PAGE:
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7 Tips to Enhance Your Immune System

7 Tips to Enhance Your Immune System

While many of you are being asked to keep physical distance and to maintain good hygiene and hand washing in order to slow the spread of Covid-19 virus, less is said about how you can support your immune system to better protect yourself. The immune system is the first line of defense against invading pathogens. Here are some tips to help you strengthen your immune system and to maintain health and wellness during these difficult times.

Exercise
There is evidence that in the hours following exercise, there is a heightened state of the immune system and that regular exercise slows aging of the immune system. Exercise decreases your chances of developing heart disease (one of the high risk factors for serious illness from Covid-19 virus). Many of you are staying at home to slow the spread of the Covid-19 virus, and gyms are closed, but there are many ways to exercise in the confines of your home. There are many online classes you can search for, such as yoga classes, warm up routines, and cardio. You can do sit ups, push ups, and jumping jacks Get outside for a walk when you can.

Sleep
So much of your immune system comes from the sleep you get. It is recommended you get 7-9 hours of sleep per night. Aspects of your emotional health come from REM sleep (the part of sleep where you dream). Some medications, alcohol and marijuana use can cause sleep disturbances. Long term lack of sleep can increase your risk of obesity, diabetes, and heart disease. Good sleep hygiene can help increase your likelihood of having a great night’s sleep.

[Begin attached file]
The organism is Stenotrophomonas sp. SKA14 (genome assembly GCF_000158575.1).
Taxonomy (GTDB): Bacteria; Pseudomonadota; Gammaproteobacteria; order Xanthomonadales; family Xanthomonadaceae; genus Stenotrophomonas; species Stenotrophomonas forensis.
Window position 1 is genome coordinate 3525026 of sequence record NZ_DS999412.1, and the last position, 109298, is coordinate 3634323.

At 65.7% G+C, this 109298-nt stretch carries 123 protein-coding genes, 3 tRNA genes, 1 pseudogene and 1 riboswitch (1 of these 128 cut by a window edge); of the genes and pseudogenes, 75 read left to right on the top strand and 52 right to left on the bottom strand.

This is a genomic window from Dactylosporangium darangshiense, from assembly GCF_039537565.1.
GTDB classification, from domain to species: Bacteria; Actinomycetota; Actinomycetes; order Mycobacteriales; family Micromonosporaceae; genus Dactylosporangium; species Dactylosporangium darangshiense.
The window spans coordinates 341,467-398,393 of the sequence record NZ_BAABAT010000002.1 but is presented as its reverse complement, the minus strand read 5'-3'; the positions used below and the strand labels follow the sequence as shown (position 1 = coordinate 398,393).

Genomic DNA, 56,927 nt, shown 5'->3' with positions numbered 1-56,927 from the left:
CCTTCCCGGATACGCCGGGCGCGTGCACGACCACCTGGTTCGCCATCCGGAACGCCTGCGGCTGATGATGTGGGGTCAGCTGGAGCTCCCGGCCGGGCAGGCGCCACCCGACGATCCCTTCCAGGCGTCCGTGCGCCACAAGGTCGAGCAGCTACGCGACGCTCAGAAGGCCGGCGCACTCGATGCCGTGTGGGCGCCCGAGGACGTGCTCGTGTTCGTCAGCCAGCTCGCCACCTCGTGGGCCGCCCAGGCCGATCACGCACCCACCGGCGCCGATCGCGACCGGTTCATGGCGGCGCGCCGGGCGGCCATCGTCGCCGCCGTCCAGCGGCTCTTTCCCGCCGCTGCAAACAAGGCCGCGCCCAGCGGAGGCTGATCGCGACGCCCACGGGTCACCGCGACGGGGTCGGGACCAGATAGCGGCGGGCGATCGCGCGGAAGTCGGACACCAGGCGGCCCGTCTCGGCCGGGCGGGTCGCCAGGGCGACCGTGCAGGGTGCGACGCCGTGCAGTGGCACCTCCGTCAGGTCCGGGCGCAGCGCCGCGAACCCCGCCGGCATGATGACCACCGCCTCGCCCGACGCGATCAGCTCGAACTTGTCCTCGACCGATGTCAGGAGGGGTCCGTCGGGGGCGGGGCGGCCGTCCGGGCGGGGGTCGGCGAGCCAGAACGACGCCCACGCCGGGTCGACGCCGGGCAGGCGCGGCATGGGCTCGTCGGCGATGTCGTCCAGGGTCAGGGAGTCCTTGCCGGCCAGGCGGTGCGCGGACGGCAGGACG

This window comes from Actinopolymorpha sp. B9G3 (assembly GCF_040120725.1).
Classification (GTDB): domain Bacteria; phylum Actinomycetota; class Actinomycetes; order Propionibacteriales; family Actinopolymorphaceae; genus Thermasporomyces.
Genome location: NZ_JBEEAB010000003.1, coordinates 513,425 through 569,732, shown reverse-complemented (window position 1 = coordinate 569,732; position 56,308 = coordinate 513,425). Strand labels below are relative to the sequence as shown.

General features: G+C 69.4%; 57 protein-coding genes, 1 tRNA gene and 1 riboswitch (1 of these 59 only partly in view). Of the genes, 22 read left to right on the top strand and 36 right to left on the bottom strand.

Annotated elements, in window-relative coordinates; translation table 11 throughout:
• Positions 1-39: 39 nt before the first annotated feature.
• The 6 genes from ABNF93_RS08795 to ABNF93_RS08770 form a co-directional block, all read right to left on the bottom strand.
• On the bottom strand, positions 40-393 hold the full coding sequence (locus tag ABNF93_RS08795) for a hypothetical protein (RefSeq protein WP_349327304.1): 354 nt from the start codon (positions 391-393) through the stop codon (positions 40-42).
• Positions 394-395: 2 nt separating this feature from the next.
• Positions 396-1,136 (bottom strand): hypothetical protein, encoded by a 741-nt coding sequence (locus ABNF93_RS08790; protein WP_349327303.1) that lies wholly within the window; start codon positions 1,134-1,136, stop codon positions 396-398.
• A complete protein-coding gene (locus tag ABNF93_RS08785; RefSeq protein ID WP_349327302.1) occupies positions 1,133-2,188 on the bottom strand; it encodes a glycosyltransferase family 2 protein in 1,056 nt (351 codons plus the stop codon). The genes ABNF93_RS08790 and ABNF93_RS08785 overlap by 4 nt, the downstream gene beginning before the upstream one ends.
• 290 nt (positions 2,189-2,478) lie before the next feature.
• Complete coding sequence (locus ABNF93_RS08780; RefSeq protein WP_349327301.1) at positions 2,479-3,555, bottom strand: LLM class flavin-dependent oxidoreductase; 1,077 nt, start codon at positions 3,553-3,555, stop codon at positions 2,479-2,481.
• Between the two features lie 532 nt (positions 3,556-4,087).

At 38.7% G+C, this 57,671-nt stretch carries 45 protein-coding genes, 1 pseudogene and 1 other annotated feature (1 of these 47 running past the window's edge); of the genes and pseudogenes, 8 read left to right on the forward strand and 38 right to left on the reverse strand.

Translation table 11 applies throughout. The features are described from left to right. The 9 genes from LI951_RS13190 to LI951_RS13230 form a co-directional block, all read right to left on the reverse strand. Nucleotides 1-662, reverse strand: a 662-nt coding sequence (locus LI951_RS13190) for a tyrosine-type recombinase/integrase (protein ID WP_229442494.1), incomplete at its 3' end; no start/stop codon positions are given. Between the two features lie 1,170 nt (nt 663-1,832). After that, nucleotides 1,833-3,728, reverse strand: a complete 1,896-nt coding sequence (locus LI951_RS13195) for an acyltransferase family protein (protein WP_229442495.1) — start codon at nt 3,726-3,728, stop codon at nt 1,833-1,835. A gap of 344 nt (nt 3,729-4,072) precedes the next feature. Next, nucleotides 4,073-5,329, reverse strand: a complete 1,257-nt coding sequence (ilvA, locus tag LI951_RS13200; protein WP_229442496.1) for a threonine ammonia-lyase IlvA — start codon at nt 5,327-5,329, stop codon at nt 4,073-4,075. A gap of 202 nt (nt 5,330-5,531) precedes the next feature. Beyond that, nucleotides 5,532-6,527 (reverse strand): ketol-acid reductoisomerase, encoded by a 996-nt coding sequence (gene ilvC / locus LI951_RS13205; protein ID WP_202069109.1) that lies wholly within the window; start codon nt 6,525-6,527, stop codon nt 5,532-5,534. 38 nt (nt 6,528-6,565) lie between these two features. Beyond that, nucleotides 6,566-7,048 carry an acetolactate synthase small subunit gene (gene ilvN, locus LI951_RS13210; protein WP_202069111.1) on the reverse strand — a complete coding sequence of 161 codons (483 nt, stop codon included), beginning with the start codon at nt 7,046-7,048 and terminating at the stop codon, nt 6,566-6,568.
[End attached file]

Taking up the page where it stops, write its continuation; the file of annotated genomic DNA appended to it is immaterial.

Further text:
Sunlight
From one perspective, everyone, everything is trying to consume the sun. Through exposure to sunlight, your body makes vitamin D, which has been linked to a strong immune system, and to respiratory health. A little bit of sunlight goes a long way. Get out in the sun when you can.

Gut Health
Much of your immune system comes from the gut flora and gut health. Fermented foods such as yogurt, sauerkraut, kim chee, and tempeh provide good bacteria to your digestive system.

Eat Vegetables & Fruit
You get essential vitamins, nutrients, and phytonutrients from food. Garlic, ginger, citrus, bell peppers, broccoli, turmeric, blueberries are all nutrient dense foods that will help you maintain your gut health and a healthy immune system.

Herbal Supplements
Vitamin C and zinc are two supplements that can help keep your immune system healthy and strong. Foods high in zinc include meat, shellfish, legumes, seeds, nuts, dairy, eggs, whole grains, some vegetables, and dark chocolate. Medicinal mushrooms have been shown to support the immune system and to have anticancer immunological effects in particular. I recommend these companies for purchasing potent mushroom blends to support immunity.